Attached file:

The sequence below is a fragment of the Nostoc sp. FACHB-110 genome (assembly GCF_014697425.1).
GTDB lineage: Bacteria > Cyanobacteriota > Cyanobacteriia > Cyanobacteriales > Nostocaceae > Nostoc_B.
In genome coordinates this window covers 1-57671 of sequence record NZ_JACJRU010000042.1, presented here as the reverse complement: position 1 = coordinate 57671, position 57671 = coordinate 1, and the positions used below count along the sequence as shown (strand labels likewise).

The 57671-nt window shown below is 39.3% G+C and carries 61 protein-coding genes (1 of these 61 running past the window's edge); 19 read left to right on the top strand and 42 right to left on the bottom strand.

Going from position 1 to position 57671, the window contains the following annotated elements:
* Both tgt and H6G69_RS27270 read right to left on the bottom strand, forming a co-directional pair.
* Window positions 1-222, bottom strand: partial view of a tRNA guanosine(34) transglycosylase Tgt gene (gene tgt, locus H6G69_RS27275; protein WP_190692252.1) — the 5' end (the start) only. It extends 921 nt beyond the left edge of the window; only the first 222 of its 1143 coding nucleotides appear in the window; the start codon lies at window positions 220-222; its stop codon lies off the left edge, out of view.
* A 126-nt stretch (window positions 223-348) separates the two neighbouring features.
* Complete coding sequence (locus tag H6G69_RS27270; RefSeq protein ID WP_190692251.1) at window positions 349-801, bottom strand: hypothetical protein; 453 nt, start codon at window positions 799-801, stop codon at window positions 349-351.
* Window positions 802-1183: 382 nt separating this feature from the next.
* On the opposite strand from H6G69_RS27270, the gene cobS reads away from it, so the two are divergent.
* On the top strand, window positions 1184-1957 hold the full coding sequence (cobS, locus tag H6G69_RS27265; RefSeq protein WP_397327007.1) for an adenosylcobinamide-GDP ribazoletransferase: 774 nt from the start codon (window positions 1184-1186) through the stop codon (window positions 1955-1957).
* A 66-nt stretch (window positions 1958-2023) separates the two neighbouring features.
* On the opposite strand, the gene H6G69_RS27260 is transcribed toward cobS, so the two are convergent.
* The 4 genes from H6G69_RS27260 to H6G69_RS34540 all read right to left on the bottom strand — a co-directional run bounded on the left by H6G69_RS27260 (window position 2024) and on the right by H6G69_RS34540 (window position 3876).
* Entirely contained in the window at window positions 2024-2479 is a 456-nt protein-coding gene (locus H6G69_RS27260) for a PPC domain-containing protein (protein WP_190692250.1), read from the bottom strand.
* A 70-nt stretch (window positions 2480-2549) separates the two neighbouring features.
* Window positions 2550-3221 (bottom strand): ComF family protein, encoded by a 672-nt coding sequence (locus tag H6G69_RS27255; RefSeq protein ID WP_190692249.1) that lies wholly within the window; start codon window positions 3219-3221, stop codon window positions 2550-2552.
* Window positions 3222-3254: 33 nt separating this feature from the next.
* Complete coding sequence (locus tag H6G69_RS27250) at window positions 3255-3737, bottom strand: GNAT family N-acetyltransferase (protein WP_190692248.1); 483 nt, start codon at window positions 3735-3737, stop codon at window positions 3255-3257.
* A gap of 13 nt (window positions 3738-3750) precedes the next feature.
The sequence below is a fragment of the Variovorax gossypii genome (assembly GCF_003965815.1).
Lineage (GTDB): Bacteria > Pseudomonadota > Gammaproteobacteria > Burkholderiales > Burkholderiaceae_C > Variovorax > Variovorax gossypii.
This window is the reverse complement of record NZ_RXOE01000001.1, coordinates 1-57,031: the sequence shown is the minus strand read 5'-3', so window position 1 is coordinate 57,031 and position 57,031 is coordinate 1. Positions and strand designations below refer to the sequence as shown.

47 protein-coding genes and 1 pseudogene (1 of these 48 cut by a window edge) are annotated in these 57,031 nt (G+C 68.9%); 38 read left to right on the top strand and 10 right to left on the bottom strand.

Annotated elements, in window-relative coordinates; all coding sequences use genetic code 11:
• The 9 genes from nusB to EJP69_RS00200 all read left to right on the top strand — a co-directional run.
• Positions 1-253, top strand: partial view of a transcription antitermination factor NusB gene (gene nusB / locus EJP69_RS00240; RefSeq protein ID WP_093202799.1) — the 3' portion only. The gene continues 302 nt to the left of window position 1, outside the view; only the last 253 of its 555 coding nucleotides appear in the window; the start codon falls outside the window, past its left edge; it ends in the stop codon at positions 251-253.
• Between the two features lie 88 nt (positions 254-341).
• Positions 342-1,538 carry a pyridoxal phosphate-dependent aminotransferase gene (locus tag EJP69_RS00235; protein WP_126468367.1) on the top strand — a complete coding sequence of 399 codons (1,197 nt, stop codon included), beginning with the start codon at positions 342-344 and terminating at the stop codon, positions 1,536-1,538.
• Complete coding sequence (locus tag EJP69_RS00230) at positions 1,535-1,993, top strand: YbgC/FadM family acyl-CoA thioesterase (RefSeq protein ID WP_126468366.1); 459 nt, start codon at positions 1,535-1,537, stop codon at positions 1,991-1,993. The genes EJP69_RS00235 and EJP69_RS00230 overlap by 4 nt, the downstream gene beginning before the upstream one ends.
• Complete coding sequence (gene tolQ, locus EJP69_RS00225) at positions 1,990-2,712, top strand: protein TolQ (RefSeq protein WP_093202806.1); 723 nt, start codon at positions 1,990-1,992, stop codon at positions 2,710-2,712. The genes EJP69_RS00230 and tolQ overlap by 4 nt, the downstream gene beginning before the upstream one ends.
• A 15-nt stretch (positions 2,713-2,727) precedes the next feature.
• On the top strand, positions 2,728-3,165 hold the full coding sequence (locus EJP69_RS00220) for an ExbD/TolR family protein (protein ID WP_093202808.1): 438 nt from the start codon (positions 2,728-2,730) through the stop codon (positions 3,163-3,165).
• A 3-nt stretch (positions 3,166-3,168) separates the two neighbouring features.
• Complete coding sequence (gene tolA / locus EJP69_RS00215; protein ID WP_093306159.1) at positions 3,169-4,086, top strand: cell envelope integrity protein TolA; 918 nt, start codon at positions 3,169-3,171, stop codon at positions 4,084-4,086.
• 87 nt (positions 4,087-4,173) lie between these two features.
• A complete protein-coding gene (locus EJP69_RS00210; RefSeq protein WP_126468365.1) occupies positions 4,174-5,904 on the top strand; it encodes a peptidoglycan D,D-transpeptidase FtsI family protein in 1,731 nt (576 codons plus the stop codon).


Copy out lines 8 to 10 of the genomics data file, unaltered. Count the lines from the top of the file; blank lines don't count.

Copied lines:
* A 126-nt stretch (window positions 223-348) separates the two neighbouring features.
* Complete coding sequence (locus tag H6G69_RS27270; RefSeq protein ID WP_190692251.1) at window positions 349-801, bottom strand: hypothetical protein; 453 nt, start codon at window positions 799-801, stop codon at window positions 349-351.
* Window positions 802-1183: 382 nt separating this feature from the next.